Seven Deadly Myths Threatening Canadians' Heart Health
According to the newly released Heart and Stroke Foundation Report Card, the prevalence of such myths continues to threaten the heart health of the nation. Overall, the Report Card shows Canadians discount the impact that prevalence of such myths continues to threaten the heart health of the nation. Overall, the Report Card shows Canadians discount the impact that high blood pressure , elevated blood cholesterol and family history play in the development of heart disease and stroke.
A lack of understanding about the critical role these risk factors play in Canadians heart health, may cause people to underestimate their risk and leave themselves vulnerable to premature disease and death, says Dr. Anthony Graham, Heart and Stroke Foundation spokesperson. The fact is, if left undiagnosed and/or untreated, any single one of these risk factors can double or even triple a persons risk.
Only one-third (34%) of Canadians is able to name even one of these three risk factors. This lack of risk factor awareness is alarming, particularly in the case of high blood pressure. Nearly a quarter (22%) of Canadian adults have high blood pressure. Of these, 42% are unaware of their high blood pressure, and of those who are aware of their condition, only 16% have their blood pressure treated and under control. The Report Card shows that Canadians are also still buying in to a common myth about high blood pressure that it is related to a personality type.
The Heart & Stroke Myths Report Card
Base: 1,250 Canadians surveyed, December 2002;
WHAT DOES THIS REPORT CARD TELL US?
One of the most concerning findings of the Heart and Stroke Foundation Report Card is that Canadians appear to have a laissez-faire attitude when it comes to chest pain /discomfort a key warning sign of heart attack. Instead of seeking emergency medical attention, 82% of respondents said they would rest, wait, or call their family doctor if the symptoms persisted. The reality is, the longer people with heart attack symptoms wait, the greater their risk of death or long-term disability, says Dr. Graham.
The Heart and Stroke Foundation Report Card also found one-third of Canadians believe a womans risk is solely determined by her female relatives. In fact, both men and womens risk is determined by their family history on both sides.
The development of artery-blocking plaques is the subject of another myth. Most Canadians believe plaque development only begins in adulthood. There is strong evidence that in North America precursors to plaque begins early in childhood, often by age 10, says Dr. Beth Abramson, Heart and Stroke Foundation spokesperson.
These findings do not bode well for future generations. Our children and teens are already experiencing alarming rates of obesity, physical inactivity, and early diabetes all of which are on the rise, says Dr. Abramson, a cardiologist .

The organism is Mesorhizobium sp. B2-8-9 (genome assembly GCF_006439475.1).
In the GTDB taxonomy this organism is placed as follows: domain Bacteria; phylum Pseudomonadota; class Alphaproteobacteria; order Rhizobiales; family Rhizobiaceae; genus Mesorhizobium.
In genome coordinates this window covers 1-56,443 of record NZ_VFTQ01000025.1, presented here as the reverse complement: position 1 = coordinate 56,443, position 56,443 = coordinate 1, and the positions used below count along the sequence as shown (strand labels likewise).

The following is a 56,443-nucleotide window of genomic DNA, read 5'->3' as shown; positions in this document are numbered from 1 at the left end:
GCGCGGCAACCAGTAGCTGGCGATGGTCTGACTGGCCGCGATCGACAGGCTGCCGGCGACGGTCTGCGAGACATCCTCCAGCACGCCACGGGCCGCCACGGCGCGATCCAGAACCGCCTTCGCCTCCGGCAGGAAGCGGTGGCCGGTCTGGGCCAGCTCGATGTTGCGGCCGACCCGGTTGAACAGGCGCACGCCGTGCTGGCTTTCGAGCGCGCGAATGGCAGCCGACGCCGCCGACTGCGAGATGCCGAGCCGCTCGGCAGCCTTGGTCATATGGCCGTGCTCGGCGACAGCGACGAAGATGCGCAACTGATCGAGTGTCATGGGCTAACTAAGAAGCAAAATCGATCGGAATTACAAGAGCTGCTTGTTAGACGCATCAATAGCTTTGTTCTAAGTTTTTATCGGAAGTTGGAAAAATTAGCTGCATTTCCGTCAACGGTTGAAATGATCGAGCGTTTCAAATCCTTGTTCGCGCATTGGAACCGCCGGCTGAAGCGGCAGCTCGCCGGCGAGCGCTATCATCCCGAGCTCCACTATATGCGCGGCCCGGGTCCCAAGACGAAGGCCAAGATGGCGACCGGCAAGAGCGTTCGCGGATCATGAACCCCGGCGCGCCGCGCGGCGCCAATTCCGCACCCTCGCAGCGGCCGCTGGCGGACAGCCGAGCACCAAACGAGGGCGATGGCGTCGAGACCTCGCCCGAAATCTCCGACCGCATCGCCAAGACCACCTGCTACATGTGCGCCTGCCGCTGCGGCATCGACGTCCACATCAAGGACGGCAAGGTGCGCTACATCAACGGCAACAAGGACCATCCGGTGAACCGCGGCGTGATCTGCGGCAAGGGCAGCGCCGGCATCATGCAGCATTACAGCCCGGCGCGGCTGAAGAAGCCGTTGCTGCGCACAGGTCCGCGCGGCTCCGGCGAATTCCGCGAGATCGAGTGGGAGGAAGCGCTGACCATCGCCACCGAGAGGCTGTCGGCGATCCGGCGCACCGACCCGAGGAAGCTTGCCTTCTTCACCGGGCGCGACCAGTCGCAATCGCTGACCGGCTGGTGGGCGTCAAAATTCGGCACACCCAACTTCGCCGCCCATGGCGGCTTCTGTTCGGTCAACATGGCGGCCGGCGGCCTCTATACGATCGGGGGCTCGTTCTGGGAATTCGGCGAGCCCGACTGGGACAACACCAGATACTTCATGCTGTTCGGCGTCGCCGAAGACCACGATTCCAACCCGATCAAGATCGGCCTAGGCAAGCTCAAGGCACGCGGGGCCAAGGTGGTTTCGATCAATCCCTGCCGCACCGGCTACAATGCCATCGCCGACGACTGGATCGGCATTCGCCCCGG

WHY DO CANADIANS BELIEVE THESE MYTHS?
The Report Card shows that Canadians have lifestyle high on their radar screen when it comes to protecting their own heart health. But, this awareness should not blur the important role that other risk factors play.
When were bombarded with so many health messages, it can be a daunting task to prioritize the information that we will take action on, says Dr. Robert Nolan, a Heart and Stroke Foundation researcher specializing in human behaviour. Myths can often become top of mind because theyre repeated time and time again. So, the longer theyre around, the more we tend to believe them.
However, being unaware of your own heart disease and stroke risk profile can prevent you from taking advantage of appropriate screening and monitoring assessments, says Dr. Nolan. Canadians need to work with their doctors to evaluate their risks.
Recent national surveys show that Canadians and their family physicians need to start working together. Of the Canadian population, 23% still smoke, 48% are overweight and 55% are physically inactive. Governments, communities and health systems have to also support healthy living for Canadians.
In response to the Report Card findings, the Heart and Stroke Foundation is offering a number of information resources to Canadians. By logging on to www.heartandstroke.ca, Canadians can assess their personal risk for heart disease and stroke. They can also access tools to help them better understand the heart and stroke warning signs, learn how to monitor their blood pressure and high blood cholesterol and how to work in partnership with their doctors. The Foundation has a toll-free number 1-888-HSF-INFO.
The Heart and Stroke Foundations Report Card on Canadians Health was first developed by the Foundation in 1996 to provide an annual national perspective on Canadians attitudes, beliefs and health status related to heart disease and stroke. This years Report Card was conducted among 1,250 Canadians aged 18 and over and is considered accurate within +4.2%, 19 times out of 20.
For important health information links related to these myths, go to the full story.